(Side note: Also, all of these theories are wrong on a practical standpoint. Nolan used two different sets of kids, and they are wearing different clothes. Nolan did not intend to make a movie about movies. The top is really just something the prop department threw together so that it would stay spinning for a long time.)
He got his audience to do exactly what he wanted, which is to study and obsess over the details of the film and come away with a central idea.
But he went too far. The audience that is in love with “Inception” has missed the bigger point. They scrutinized the ending to the point that they overlooked the film’s elegant ambiguity. Whether the ending is real or a dream does not really matter in the broader scheme of things, and knowing gets the viewer nowhere. (Again, see: College Humor’s take)
“I’ve been asked the question more times than I’ve ever been asked any other question about any other film I’ve made,” Nolan said in an interview. “What’s funny to me is that people really do expect me to answer it. There can’t be anything in the film that tells you one way or another because then the ambiguity at the end of the film would just be a mistake. It would represent a failure of the film to communicate something. But it’s not a mistake. I put that cut there at the end, imposing an ambiguity from outside the film. That always felt the right ending to me.”
The important thing to Nolan is that what is real and what is fake no longer matters to Cobb because he has his kids, the thing that matters most.
Now the things that matter most are less clear. Movies are epic, dark, wordy and complex because an ambitious filmmaker unintentionally fostered over-ambitious fans. Stephanie Zacharek feared that all movies will now only be “awesome” rather than “great,” and in the two years since, she may be right.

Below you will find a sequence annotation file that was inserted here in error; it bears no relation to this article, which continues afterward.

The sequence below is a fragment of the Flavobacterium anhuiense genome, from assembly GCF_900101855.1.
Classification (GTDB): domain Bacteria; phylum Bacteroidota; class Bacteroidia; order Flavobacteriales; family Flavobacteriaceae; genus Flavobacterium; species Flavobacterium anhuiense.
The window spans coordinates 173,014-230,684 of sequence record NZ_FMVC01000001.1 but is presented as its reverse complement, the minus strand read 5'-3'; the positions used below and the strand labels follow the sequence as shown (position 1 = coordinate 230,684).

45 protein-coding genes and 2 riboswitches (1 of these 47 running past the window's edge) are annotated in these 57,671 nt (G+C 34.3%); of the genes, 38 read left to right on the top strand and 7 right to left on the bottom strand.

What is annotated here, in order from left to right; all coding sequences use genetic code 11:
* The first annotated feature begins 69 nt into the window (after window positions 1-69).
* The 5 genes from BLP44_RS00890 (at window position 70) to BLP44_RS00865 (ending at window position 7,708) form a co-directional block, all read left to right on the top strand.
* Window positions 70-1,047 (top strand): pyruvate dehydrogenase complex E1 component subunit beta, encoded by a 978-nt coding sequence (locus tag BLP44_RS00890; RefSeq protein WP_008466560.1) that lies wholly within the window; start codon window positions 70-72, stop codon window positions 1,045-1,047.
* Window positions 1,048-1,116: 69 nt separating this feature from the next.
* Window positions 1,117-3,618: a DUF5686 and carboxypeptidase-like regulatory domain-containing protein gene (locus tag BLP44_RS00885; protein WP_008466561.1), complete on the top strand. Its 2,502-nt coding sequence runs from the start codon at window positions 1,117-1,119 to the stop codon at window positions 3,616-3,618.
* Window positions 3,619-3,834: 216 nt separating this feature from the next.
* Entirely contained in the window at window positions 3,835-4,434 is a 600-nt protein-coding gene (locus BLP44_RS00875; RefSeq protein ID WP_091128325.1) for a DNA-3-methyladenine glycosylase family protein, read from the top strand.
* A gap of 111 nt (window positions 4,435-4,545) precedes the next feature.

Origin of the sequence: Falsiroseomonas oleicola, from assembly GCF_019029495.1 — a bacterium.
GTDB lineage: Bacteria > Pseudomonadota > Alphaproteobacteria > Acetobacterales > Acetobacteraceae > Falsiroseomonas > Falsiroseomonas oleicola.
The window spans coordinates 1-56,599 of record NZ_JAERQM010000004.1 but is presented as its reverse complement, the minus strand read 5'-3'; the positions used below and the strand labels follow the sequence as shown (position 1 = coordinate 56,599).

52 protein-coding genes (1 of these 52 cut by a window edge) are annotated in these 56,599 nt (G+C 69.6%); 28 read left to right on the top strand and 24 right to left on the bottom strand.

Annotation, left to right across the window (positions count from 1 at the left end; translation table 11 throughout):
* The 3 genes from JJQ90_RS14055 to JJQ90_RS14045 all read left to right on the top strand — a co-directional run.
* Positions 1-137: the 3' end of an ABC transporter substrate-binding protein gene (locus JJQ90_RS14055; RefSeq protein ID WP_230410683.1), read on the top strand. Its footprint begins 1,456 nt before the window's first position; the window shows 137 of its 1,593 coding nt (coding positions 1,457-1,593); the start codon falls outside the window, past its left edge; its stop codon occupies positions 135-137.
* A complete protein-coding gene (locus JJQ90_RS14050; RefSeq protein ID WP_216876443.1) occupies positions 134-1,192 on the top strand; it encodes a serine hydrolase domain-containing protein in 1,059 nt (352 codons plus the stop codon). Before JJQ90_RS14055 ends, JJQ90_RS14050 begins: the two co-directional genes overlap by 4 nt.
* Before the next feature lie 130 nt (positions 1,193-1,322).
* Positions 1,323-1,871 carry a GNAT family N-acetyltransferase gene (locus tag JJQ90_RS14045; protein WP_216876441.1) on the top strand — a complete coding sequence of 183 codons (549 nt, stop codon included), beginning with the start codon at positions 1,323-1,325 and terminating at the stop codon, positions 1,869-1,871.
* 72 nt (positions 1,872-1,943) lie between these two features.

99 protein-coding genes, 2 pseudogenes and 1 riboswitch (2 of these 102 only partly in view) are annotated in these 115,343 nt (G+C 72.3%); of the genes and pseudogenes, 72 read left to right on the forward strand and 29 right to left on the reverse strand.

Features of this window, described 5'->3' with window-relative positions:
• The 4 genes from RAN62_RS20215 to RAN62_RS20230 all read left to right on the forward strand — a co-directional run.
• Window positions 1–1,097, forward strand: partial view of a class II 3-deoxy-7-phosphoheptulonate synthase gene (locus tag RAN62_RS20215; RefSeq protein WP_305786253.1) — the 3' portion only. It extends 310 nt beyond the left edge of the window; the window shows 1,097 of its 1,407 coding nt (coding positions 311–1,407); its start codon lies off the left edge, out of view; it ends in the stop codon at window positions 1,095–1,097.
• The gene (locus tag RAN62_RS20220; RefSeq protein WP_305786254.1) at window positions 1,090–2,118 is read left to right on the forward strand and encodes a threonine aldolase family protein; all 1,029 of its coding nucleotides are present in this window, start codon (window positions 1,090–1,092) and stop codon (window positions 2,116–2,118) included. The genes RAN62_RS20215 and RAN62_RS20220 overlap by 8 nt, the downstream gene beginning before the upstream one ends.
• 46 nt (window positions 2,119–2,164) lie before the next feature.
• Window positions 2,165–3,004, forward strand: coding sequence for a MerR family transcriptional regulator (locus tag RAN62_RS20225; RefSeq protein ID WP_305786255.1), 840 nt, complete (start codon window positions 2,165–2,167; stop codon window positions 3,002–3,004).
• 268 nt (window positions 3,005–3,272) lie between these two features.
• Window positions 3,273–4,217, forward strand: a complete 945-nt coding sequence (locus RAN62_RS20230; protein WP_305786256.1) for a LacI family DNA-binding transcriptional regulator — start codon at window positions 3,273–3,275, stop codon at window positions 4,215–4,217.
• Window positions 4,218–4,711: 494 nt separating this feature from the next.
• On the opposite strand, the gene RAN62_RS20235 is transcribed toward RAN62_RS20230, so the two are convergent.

“Ah yes… I was wondering what would break first.”
A man can only continue to be seen as a symbol for so long.
Maybe that’s what Nolan is doing by throwing in the towel on “The Dark Knight Rises” and ending the Batman franchise. Bruce Wayne cannot sustain this kind of pressure any longer, and neither can Nolan. They have to move on, but first leave in a gigantic bang.
Following the surprise hype of “The Dark Knight” and the over-hype of “Inception,” “The Dark Knight Rises” could only go down in anticipation. It was already unlikely that lightning would strike three times. But then there was controversy over Bane’s inaudible dialogue behind his Hannibal Lecter mask, death threats started pouring in to dissenting critics on Rotten Tomatoes before the film had even been released, and worst of all, the tragic midnight movie shooting in Aurora, Colorado cast a gloom over the whole occasion that was even too dark for Batman.
What’s interesting about “The Dark Knight Rises” is that we see Nolan stepping away from the spotlight of yet another iconic, superhero epic. He chose to make a film about socio-politics and bleak ideologies of hope in the modern day. I myself wrote in my review of “Rises,” “’The Dark Knight Rises’ is more of an enduring challenge than some will expect. For others, it will even feel little like a superhero movie. But its heavy themes of untapped emotion and social anarchy dwarf the flimsy blandness of ‘The Avengers’ and ‘The Amazing Spiderman.’ It does the Batman franchise proud.”